Residents of the Northeast region of the United States regularly experience some pretty crazy weather conditions; and when it comes to weather, those in the Garden State know to expect the unexpected; be ready for whatever Mother Nature decides dish out; and then get ready for the exact opposite. It is important to note that the weather’s ability to turn on a dime is not limited to New Jersey’s winter months. In fact, the spring, summer, and fall present some of the most challenging weather conditions to New Jersey residents, visitors, drivers, bicyclists, pedestrians, homeowners, commercial store owners, and customers.
Springtime is particularly difficult for property owners. Residual snowbanks and ice tend to melt in the sun’s warmth during the day, creating huge puddles and slushy sidewalks and parking lots. Conversely, New Jersey spring evenings tend to get extremely cold – and those puddles and slush pits turn to dangerous, icy walkways and sidewalks. Potholes and cracked pavement spring up overnight. Icicles and black ice create additional hazards.
On a brisk spring morning, I was hurt badly when I tripped, slipped, and fell on a store’s walkway that was damaged due to continual refreezing. Do I have a chance at recovery; or am I out of luck?
New Jersey residents know all too well that springtime creates slushy, bumpy, sandy, slippery, and uneven sidewalks and parking lots. But, does that mean that commercial property owners such as store owners can allow their walkways and parking lots to pose dangers to pedestrians?
In New Jersey, owners and managers of commercial properties have a legal responsibility to their patrons to ensure parking lots and walkways are free from hazardous conditions. Slippery, cracked, and uneven walkways may certainly be considered hazardous. If you slipped, fell, and injured yourself because of a hazardous condition, you may have a claim for compensation. In order to determine if you may be able to recover damages, contact the personal injury legal team at Petro Cohen, P.C. today to discuss your case.
How to establish liability for a slip and fall case
In all slip and fall cases, in order to establish liability, the ultimate question to resolve is whether the property owner had a duty to patrons to provide safe parking lot and walkway conditions, whether he/she/it breached that duty, and whether that breach directly caused a person’s injuries. Here is a closer look at the ways to establish liability:
- The owner or property manager caused or created the dangerous/hazardous condition on the premises by taking action or failing to take action, which if they had they done (or not done), would have removed the hazard. If a store owner failed to do anything about icy and/or cracked pavement, such as treating and retreating the area, the failure to do so may establish liability.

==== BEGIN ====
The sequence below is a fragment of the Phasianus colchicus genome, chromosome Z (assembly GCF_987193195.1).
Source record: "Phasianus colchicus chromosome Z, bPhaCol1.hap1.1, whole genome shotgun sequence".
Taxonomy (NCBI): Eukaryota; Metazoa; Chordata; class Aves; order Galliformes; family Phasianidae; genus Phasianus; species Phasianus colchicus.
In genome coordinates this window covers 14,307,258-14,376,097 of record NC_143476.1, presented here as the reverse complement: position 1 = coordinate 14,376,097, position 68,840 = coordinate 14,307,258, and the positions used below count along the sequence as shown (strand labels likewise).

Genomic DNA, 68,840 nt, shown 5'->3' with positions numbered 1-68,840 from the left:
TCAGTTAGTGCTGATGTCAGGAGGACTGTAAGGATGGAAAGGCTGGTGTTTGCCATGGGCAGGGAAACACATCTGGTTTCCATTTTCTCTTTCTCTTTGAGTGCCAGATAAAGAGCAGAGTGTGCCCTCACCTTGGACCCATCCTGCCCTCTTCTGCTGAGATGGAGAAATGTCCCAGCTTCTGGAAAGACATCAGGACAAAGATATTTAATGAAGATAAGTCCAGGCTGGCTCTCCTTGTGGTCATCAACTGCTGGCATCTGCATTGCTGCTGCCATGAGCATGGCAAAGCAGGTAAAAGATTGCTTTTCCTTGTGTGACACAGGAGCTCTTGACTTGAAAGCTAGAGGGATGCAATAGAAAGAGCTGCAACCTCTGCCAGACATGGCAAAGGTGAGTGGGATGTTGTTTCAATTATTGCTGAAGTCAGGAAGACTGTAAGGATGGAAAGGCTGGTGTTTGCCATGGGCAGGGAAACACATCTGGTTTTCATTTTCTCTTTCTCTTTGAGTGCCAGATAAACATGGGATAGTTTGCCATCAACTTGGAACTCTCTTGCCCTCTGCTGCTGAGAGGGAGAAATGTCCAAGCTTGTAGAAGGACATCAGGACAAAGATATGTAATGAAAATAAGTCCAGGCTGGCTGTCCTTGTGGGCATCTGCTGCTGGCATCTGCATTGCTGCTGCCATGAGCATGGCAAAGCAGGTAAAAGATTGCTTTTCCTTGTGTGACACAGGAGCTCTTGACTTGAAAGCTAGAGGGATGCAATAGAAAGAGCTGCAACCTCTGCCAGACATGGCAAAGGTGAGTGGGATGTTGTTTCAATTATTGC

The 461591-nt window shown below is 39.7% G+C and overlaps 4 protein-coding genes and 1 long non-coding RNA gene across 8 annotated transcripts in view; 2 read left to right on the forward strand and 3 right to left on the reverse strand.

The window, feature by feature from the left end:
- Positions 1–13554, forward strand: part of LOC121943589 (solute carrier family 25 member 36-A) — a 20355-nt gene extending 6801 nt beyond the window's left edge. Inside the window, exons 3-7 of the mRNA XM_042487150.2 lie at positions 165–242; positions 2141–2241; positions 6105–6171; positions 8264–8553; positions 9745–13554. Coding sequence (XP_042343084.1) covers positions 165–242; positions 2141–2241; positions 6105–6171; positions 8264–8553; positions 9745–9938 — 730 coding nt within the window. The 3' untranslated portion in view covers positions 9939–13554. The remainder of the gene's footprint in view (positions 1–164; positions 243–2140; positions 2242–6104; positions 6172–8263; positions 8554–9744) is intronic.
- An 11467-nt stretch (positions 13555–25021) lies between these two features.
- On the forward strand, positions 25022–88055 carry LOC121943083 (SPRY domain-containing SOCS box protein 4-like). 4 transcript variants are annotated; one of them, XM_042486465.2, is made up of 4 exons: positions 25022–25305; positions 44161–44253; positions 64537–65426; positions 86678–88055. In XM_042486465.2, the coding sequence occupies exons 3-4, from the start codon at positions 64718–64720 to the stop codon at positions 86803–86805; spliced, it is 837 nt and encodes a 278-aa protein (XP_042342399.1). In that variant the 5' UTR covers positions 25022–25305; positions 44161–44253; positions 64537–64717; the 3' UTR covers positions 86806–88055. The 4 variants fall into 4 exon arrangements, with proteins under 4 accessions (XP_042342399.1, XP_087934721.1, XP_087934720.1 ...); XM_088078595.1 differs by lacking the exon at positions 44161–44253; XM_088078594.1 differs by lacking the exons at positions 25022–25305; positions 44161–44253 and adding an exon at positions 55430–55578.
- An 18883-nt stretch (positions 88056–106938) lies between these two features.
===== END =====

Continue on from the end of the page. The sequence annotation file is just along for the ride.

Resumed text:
- The property owner knew about the dangerous/hazardous condition (or recurring and therefore foreseeable condition) and did not correct or remove it. If a property owner actually finds a dangerous condition on the property, he or she must take the appropriate steps to correct or remove the issue in order to prevent patrons from suffering potential injuries. If the condition is not immediately fixable, property owners must post clear warnings and/or restrict the area from use.
- The property owner should have known about the dangerous/hazardous condition because it would be obvious to a reasonable person in a similar situation to take measures to fix the condition. Again, foreseeability is a big theme. If a property owner should know that specific springtime conditions will create icy, wet, or otherwise dangerous parking lots, he or she must remove the hazardous conditions in order to prevent potential injuries to patrons. In a New Jersey spring, melting and refreezing snow and ice is certainly foreseeable. So are cracked and damaged cement walkways.
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Simply establishing that a commercial property owner is liable for a patron’s injuries does not, in and of itself, guarantee a slam dunk win if resulting litigation ensues. The court (and jury) will examine the facts and determine whether the injured party acted prudently and reasonably given the wintery conditions. Since most people are experienced in walking on snow or ice – especially in New Jersey – why didn’t the injured party take more care in order to avoid falling? This is a question that needs a good answer; an experienced personal injury attorney will help craft such a response.
If you or someone you love has suffered injuries following a slip and fall accident, a premises liability attorney at Petro Cohen, P.C. can inform you of your legal rights and work to help you seek the compensation to which you may be entitled. Call or contact us today at (888) 675-7607 to schedule your free, no-obligation consultation.